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Friday 12.19 

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Edsel 500
Papa Mojo's—Edsel 500 delivers rockabilly with passion like it's going out of style. Appropriate considering the namesake of the band: The Edsel of Ford was a line of cars that failed commercially during its brief run from 1958 to 1960. The sound—solid blues-based rock with boogie woogie bass, snare drum smacking the back beat, and electric guitar solos with a little twang—doesn't break any new ground. It's just good, and, like the Edsel, has appreciated in value. Playing rockabilly like it's contemporary and not some historical artifact, the quartet refreshes the rock soul with a swinging beat and classic braggadocio. Pay $7 at 9:30 p.m. —Andrew Ritchey

Reynolds Price
Quail Ridge Books and Music—Two words: Reynolds Price. His readings are a holiday tradition at QRB. If you've heard him in the past, no elaboration needed. If not, Price is one of the great Southern writers and teachers (at Duke) whose subjects, in fiction and non-fiction, always wrestle with humanity's spirituality. Price is best known for his 14 novels (including Kate Vaiden and The Good Priest's Son). But he's also translated the gospels; pondered how Jesus would respond to our contemporary culture wars (in The Ethics of Jesus Imagined); and, in Letter to a Godchild: Concerning Faith (2006), recounted his own spiritual development from childhood through the paralysis he's lived with for 25 years because of spinal cancer. Price begins at 7:30 p.m. Bruce Emery's acoustic guitar music precedes him at 6:30 p.m. Refreshments will be served; see for more. —Bob Geary

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Will Smith and Seven Pounds
Theaters Everywhere—Celebrity is newsworthy. It drew statewide media and roughly 1,000 fans to a Charlotte multiplex premiere of Seven Pounds—featuring the film's star, Will Smith. It encouraged those fans to stand in line in the rain, some for up to six hours, in hope of getting a ticket. And frankly, it's overwhelming. The lobby of the multiplex, packed to capacity two full hours before Smith's scheduled arrival, had its every vertical surface emblazoned with Smith's visage, giving the actor a Mao-like omnipresence in the room. A DJ played cuts from Smith's musical career—from "Parents Just Don't Understand" to "Just The Two Of Us"—while the crowd clawed at the air for free T-shirts.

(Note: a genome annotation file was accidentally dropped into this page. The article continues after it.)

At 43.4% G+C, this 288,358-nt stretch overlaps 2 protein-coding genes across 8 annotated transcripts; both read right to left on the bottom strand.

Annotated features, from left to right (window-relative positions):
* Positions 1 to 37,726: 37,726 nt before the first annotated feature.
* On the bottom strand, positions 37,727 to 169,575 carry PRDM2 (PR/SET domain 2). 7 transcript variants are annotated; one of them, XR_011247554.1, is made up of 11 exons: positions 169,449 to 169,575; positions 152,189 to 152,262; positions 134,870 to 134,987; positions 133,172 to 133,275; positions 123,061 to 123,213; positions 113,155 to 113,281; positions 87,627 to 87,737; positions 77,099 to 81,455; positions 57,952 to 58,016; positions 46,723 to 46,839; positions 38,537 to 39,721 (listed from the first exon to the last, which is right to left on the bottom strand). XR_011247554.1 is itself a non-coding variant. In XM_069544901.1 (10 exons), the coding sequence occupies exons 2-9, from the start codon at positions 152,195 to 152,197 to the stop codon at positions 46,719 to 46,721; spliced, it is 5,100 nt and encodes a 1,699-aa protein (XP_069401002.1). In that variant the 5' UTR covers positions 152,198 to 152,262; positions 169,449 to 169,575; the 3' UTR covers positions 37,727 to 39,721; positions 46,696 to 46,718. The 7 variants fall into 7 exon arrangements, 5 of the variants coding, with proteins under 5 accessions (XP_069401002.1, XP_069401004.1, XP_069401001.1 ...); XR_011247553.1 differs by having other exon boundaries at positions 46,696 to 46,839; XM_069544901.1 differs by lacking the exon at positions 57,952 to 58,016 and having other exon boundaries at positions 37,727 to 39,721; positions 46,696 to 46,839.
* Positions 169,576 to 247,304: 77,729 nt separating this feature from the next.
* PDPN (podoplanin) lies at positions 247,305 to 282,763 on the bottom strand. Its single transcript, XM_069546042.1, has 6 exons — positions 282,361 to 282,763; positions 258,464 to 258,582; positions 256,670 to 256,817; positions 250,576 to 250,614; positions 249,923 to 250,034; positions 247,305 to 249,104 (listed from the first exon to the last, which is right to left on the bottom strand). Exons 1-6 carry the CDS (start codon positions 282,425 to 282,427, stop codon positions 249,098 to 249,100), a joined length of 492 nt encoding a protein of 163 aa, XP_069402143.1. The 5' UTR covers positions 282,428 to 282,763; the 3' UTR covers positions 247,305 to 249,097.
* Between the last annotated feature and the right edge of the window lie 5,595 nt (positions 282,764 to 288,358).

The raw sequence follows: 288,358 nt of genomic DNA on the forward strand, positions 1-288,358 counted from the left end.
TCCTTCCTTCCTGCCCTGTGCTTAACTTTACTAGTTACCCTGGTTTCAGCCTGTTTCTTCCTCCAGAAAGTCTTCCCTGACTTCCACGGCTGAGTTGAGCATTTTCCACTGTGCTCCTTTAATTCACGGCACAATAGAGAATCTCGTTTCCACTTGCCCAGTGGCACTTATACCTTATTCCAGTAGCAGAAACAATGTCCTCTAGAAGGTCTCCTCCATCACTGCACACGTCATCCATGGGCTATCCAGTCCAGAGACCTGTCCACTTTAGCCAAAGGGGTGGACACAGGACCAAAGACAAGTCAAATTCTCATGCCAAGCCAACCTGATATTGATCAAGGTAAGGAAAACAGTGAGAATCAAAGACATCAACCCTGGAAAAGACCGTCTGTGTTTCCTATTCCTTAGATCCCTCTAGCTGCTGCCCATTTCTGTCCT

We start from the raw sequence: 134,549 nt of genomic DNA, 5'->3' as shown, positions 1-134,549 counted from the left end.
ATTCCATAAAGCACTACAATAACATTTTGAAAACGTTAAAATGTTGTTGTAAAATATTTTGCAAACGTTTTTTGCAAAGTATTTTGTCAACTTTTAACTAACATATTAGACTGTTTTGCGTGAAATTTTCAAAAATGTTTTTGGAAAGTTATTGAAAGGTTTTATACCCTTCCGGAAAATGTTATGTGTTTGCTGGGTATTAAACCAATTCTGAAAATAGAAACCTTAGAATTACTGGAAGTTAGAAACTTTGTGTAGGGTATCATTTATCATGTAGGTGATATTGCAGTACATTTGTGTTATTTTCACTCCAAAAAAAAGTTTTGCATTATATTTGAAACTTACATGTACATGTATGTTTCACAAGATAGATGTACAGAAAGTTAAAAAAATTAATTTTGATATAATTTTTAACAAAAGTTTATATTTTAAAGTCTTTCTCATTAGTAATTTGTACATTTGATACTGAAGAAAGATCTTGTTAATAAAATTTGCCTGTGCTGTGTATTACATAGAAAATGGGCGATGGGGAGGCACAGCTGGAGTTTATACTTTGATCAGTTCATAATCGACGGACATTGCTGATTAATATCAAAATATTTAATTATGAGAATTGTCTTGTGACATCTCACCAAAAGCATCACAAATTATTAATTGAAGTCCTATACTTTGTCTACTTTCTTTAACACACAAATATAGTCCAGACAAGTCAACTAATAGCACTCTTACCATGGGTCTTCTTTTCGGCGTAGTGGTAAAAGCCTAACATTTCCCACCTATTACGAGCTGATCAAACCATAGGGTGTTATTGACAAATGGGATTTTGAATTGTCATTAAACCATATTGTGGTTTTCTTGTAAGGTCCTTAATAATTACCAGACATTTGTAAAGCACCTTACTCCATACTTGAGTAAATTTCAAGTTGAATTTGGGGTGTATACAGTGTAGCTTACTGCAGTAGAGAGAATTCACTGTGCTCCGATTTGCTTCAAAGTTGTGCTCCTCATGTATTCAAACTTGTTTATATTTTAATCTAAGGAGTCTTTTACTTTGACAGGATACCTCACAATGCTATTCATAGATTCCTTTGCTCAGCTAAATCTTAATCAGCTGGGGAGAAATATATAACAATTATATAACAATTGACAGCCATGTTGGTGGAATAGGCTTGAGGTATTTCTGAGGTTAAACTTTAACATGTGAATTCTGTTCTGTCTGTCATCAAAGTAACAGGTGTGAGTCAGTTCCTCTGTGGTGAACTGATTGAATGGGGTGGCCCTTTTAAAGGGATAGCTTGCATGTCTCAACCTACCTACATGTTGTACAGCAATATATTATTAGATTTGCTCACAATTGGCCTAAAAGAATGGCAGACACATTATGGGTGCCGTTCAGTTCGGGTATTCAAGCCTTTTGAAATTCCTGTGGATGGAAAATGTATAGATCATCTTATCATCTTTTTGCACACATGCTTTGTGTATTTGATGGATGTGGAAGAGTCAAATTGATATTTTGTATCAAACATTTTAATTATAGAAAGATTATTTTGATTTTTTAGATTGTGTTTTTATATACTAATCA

The event benefited Second Harvest Food Bank in Charlotte, and when Smith finally walked into the room at 6:40 p.m., he announced he'd be donating 300 Christmas turkeys to local families, setting the tone for the premiere. "Part of playing this character has really shaken up that concept in my mind," Smith said of his stated belief that we're all responsible for helping each other out in hard times. In Seven Pounds, his character gives of himself as a method of atonement. In real life, it's promotion. And it'd be a lot easier to be cynical if Smith wasn't so likeable. But there he was, donning an honorary Panthers jersey and mugging for the crowd, beatboxing at the podium when the masses chanted his name, and greeting the damp thousand with handshakes, hugs and that million-dollar smile. It's the same easy charm that makes all of his movie characters relatable and empathetic to an audience. He's a movie star 100 percent of the time. "I'm very happy to be here," he said, smiling. "We've got a fantastic cause and hopefully a pretty good movie, too." —Bryan Reed